Effect of the ferrule on fracture resistance of teeth restored with prefabricted posts and composite cores
AbstractBackground: The ferrule effect in root treated teeth requiring cast posts and cores has been shown to greatly improve fracture resistance. Studies have also shown that in the case of a cast post and core, the longer the ferrule, the greater the fracture resistance. However few studies have considered the effect of different ferrule designs on prefabricated post and composite core systems.
Aim: This study investigated the effect of different ferrule designs on the fracture resistance of teeth incorporating prefabricated posts and composite cores. It also assessed the necessity of a post in the restoration of endodontically treated teeth.
Methodology: Sixty-two extracted maxillary incisors (centrals and laterals) and canines were randomly assigned into three groups and restored. Two groups had a prefabricated post and composite core with varying ferrule designs. A third group had a core with composite packed into the root canal but no post. An Instron universal testing machine was used to apply compressive loads until failure occurred.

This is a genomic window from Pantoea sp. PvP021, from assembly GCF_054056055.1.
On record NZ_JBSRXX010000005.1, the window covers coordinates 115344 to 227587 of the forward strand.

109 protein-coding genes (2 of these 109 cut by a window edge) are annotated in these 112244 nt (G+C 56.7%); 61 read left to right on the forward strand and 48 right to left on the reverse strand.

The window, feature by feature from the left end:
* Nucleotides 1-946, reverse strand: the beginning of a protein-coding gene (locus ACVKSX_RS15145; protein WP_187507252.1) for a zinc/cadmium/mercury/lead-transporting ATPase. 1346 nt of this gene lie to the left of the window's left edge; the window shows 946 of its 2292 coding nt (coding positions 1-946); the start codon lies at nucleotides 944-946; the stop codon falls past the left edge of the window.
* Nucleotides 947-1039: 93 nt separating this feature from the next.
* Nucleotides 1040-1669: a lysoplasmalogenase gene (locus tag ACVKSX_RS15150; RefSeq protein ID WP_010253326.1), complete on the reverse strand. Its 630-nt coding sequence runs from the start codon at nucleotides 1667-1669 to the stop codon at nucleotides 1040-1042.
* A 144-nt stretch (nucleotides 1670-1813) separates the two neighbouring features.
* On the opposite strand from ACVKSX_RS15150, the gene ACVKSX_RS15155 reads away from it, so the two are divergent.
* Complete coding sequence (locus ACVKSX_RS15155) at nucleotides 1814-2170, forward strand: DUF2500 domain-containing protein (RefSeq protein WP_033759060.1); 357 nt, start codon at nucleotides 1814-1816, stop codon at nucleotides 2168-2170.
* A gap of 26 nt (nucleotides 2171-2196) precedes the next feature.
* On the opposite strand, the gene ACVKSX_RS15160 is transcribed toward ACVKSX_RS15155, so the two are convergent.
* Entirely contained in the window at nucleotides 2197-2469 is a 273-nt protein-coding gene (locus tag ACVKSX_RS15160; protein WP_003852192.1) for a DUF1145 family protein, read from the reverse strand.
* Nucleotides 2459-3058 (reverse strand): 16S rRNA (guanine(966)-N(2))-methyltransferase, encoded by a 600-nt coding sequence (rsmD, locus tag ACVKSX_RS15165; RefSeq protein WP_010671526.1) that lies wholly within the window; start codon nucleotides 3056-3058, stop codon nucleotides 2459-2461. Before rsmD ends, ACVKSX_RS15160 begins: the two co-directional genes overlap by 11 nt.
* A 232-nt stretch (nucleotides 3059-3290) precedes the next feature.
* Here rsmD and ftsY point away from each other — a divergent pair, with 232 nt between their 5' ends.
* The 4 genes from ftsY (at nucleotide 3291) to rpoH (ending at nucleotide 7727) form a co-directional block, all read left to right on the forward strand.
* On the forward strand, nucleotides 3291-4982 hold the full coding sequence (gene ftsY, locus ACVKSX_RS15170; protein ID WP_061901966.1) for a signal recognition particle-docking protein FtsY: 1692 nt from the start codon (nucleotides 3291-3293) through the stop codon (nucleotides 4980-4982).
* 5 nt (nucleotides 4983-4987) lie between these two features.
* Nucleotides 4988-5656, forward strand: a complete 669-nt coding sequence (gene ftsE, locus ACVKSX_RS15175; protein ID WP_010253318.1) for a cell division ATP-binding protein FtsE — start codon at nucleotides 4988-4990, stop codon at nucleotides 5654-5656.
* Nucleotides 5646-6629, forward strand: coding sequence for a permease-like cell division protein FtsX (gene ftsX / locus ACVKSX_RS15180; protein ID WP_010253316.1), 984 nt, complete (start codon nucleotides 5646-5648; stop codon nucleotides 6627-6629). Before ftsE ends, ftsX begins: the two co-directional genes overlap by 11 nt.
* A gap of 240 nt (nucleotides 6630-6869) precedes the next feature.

Results: There was no significant difference amongst the three groups as regards fracture resistance. The two groups with prefabricated posts and composite core required a mean force of 931N, std ±283 and 931N, Std ±242 to fracture. The third with no post group required a mean force of 1036N, std ±269 to fracture.
Conclusion: In the restoration of an anterior endodontically treated tooth with a prefabricated post and composite core and where there is at least 2 mm or more of remaining coronal dentine, a ferrule may not be necessary.
Key Words: endodontically treated teeth, fracture resistance, preformed post, composite core, ferrule design, ferrule effect, ferrule length, shoulder, bevel, contra-bevel
African Health Sciences Vol.4(2) 2004: 131-135
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